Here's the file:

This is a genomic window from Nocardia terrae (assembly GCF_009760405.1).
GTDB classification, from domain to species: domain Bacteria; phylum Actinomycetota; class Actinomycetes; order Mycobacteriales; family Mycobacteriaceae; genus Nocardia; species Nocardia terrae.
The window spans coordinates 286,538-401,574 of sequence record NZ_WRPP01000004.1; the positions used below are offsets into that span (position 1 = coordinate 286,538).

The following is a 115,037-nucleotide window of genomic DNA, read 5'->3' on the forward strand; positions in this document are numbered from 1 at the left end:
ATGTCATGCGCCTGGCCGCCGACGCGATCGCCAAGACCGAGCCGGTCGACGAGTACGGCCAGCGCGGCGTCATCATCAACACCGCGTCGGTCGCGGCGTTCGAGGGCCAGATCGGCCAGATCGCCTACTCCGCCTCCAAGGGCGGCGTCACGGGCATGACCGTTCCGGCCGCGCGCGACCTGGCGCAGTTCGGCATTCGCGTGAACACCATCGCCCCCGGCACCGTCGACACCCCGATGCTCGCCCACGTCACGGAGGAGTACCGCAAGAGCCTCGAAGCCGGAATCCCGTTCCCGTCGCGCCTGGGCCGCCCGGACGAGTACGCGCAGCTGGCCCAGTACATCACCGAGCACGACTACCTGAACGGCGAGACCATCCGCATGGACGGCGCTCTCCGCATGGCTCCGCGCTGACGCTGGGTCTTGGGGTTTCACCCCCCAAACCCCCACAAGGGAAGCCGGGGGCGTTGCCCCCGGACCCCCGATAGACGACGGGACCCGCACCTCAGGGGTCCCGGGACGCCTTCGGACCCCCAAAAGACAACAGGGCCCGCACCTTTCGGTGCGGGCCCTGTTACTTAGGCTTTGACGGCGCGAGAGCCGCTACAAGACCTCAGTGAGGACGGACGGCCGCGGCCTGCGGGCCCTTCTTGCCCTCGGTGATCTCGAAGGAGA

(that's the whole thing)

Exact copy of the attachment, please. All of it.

This is a genomic window from Nocardia terrae (assembly GCF_009760405.1).
GTDB classification, from domain to species: domain Bacteria; phylum Actinomycetota; class Actinomycetes; order Mycobacteriales; family Mycobacteriaceae; genus Nocardia; species Nocardia terrae.
The window spans coordinates 286,538-401,574 of sequence record NZ_WRPP01000004.1; the positions used below are offsets into that span (position 1 = coordinate 286,538).

The following is a 115,037-nucleotide window of genomic DNA, read 5'->3' on the forward strand; positions in this document are numbered from 1 at the left end:
ATGTCATGCGCCTGGCCGCCGACGCGATCGCCAAGACCGAGCCGGTCGACGAGTACGGCCAGCGCGGCGTCATCATCAACACCGCGTCGGTCGCGGCGTTCGAGGGCCAGATCGGCCAGATCGCCTACTCCGCCTCCAAGGGCGGCGTCACGGGCATGACCGTTCCGGCCGCGCGCGACCTGGCGCAGTTCGGCATTCGCGTGAACACCATCGCCCCCGGCACCGTCGACACCCCGATGCTCGCCCACGTCACGGAGGAGTACCGCAAGAGCCTCGAAGCCGGAATCCCGTTCCCGTCGCGCCTGGGCCGCCCGGACGAGTACGCGCAGCTGGCCCAGTACATCACCGAGCACGACTACCTGAACGGCGAGACCATCCGCATGGACGGCGCTCTCCGCATGGCTCCGCGCTGACGCTGGGTCTTGGGGTTTCACCCCCCAAACCCCCACAAGGGAAGCCGGGGGCGTTGCCCCCGGACCCCCGATAGACGACGGGACCCGCACCTCAGGGGTCCCGGGACGCCTTCGGACCCCCAAAAGACAACAGGGCCCGCACCTTTCGGTGCGGGCCCTGTTACTTAGGCTTTGACGGCGCGAGAGCCGCTACAAGACCTCAGTGAGGACGGACGGCCGCGGCCTGCGGGCCCTTCTTGCCCTCGGTGATCTCGAAGGAGA